But where exactly might this have occurred—can we identify candidates for the role of Darwin’s ‘warm little pond’? Sleep et al.(Stanford) argue that a suitable environment might have been provided at submarine hydrothermal vents above serpentinite rocks, where chemical gradients of dissolved hydrogen gas and hydrogen ions could have provided a source of chemical free energy. Primitive life might have been established in pores contained within vent chimneys.
For decades the origin and evolution of life was restricted to the fossil record that recorded hard-shelled life. We now know, through determination of absolute ages by radioactive decay, that this record only record the last 500 m.y. or so of life. Prior to that, life existed as soft-bodied organisms, or even earlier, as single cell bacteria (prokaryotes) or single-celled organisms with nuclei (eukaryotes).
Behe suggests that the parts of irreducibly complex biological structures would be useless unless they appear all together, and evolution has no mechanism to build complex structures like this. Natural selection, after all, works just one step at a time...As Scott Gilbert shows in his textbook Developmental Biology, Eighth Edition, the evolution of the interconnecting bones of the middle ear illustrates how supposedly irreducibly complex structures can in fact be generated by the stepwise process of gradual change and natural selection.
More than 500 million years ago, single-celled organisms on Earth's surface began forming multi-cellular clusters that ultimately became plants and animals. Just how that happened is a question that has eluded evolutionary biologists.Now scientists have replicated that key step in the laboratory using common Brewer's yeast, a single-celled organism. The yeast "evolved" into multi-cellular clusters that work together cooperatively, reproduce and adapt to their environment--in essence, they became precursors to life on Earth as it is today.
Life! It's everywhere on Earth; you can find living organisms from the poles to the equator, from the bottom of the sea to several miles in the air, from freezing waters to dry valleys to undersea thermal vents to groundwater thousands of feet below the Earth's surface. Over the last 3.7 billion years or so, living organisms on the Earth have diversified and adapted to almost every environment imaginable.
Most people would consider such fundamental theories to be sufficiently tested by empirical evidence to conclude that they are indeed facts. As a result of the massive amount of evidence for biological evolution accumulated over the last two centuries, we can safely conclude that evolution has occurred and continues to occur. All life forms, including humans, evolved from earlier species, and all still living species of organisms continue to evolve today. They are not unchanging end-products.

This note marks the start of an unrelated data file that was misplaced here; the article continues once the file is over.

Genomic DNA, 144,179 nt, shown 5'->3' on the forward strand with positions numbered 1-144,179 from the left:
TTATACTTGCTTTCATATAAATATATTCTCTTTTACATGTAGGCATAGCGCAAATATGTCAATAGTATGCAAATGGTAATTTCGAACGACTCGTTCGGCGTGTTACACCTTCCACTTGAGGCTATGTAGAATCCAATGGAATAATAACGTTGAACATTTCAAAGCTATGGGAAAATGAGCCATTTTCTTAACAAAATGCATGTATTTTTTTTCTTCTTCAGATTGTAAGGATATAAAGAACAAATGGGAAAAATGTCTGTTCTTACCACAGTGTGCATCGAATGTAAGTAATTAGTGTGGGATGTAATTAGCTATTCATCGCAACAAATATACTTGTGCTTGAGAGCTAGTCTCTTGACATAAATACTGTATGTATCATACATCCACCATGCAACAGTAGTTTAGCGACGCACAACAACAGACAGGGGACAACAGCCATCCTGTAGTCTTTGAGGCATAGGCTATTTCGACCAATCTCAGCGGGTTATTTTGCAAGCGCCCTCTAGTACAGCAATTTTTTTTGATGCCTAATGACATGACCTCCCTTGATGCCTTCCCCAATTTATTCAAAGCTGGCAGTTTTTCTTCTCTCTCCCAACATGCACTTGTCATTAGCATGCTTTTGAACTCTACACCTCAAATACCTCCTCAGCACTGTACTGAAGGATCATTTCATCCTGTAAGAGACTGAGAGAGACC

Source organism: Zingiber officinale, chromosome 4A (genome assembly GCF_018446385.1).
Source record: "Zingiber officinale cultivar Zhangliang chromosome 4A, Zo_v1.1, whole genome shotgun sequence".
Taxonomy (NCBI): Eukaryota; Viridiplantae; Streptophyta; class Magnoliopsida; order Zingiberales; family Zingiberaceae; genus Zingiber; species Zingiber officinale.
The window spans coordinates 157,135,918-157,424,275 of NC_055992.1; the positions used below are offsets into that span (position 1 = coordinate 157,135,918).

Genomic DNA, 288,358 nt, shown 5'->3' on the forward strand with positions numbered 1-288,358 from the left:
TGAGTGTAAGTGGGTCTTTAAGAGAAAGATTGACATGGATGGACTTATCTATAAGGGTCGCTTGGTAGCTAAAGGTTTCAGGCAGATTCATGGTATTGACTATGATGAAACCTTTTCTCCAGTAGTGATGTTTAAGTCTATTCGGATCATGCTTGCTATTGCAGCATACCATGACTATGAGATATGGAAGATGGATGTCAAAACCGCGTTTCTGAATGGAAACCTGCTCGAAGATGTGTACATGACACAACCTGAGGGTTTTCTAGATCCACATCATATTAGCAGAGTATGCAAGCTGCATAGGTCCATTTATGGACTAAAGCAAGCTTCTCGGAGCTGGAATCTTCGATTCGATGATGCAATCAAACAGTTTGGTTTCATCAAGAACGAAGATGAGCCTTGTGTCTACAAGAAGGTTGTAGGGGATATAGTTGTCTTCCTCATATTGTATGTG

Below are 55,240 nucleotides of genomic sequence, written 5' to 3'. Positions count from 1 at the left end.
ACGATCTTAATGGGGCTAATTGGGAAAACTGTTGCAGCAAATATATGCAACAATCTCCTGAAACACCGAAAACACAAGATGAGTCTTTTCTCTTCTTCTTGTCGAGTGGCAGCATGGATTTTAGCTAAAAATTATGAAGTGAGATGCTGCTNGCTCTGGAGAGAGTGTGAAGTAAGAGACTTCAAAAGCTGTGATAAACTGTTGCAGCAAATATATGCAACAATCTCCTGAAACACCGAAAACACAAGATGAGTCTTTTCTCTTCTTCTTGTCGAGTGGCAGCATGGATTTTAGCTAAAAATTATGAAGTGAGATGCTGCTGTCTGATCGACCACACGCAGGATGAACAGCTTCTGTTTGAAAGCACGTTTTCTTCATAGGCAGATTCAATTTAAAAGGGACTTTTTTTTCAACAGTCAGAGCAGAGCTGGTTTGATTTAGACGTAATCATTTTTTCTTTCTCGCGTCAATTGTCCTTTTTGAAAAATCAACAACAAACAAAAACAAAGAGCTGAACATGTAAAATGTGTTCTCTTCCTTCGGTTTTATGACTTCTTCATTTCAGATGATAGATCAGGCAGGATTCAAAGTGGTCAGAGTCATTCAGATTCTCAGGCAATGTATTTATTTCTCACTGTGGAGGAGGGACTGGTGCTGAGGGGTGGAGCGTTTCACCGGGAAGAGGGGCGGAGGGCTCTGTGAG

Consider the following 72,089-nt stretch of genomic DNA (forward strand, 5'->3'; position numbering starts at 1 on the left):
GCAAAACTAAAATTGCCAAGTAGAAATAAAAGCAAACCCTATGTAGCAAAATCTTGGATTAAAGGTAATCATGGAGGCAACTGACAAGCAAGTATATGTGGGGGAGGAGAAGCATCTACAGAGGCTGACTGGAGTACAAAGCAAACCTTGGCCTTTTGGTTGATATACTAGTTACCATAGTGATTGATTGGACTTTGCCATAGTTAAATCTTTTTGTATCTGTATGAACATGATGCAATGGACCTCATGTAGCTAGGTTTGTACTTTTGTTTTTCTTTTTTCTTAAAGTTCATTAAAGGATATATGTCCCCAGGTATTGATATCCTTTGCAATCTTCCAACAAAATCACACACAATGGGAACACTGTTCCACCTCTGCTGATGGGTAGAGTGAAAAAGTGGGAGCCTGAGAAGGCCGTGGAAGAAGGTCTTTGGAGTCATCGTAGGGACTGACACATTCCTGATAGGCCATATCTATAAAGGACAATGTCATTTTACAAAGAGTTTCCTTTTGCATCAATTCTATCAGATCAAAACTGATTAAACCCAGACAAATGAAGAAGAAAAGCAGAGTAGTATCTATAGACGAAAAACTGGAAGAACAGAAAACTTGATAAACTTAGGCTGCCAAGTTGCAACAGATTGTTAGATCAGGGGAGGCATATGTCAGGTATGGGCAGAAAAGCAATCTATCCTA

Born 200 years ago, Darwin's revolutionary ideas were derived largely from his observations on life forms that evolved relatively recently, including various flowering plants, worms, birds and domesticated animals. Yet, life appeared on planet earth close to 4 billion years ago in the form of unicellular organisms collectively called bacteria...Today, microbes offer extraordinary testimony and powerful model systems of direct relevance to the essentials of Darwinian selection, such as understanding microbial host interactions, the evolution of pathogens and the emergence of drug- or vaccine-related resistance.
There are three features of the public goods hypothesis. Firstly, segments of DNA are seen as public goods, available for all organisms to integrate into their genomes. Secondly, we expect the evolution of mechanisms for DNA sharing and of defense mechanisms against DNA intrusion in genomes. Thirdly, we expect that we do not see a global tree-like pattern. Instead, we expect local tree-like patterns to emerge from the combination of a commonage of genes and vertical inheritance of genomes by cell division.
Despite thermodynamic, bioenergetic and phylogenetic failings, the 81-year-old concept of primordial soup remains central to mainstream thinking on the origin of life. But soup is homogeneous in pH and redox potential, and so has no capacity for energy coupling by chemiosmosis. Thermodynamic constraints make chemiosmosis strictly necessary for carbon and energy metabolism in all free-living chemotrophs, and presumably the first free-living cells too.
Abundant life appears to have colonized the Earth by approximately 3.8 Ga and to have evolved far beyond the ‘RNA world’ by this point in the Earth history. Evidence is provided only by the most durable bio-signatures that survive extensive metamorphism.
Asteroidal bombardment continued between 4.5x10^9 and 3.8x10^9 ybp while the Earth differentiated into core and mantle and degassed, forming the early atmosphere. It was during that turbulent period that life on Earth originated. It probably originated not just once, but many times, and in many different places, only to be stressed or even wiped out by the next asteroidal impact. About 3.8x10^9 y ago the asteroidal bombardment petered out, and life took firm hold on the surface of the young Earth.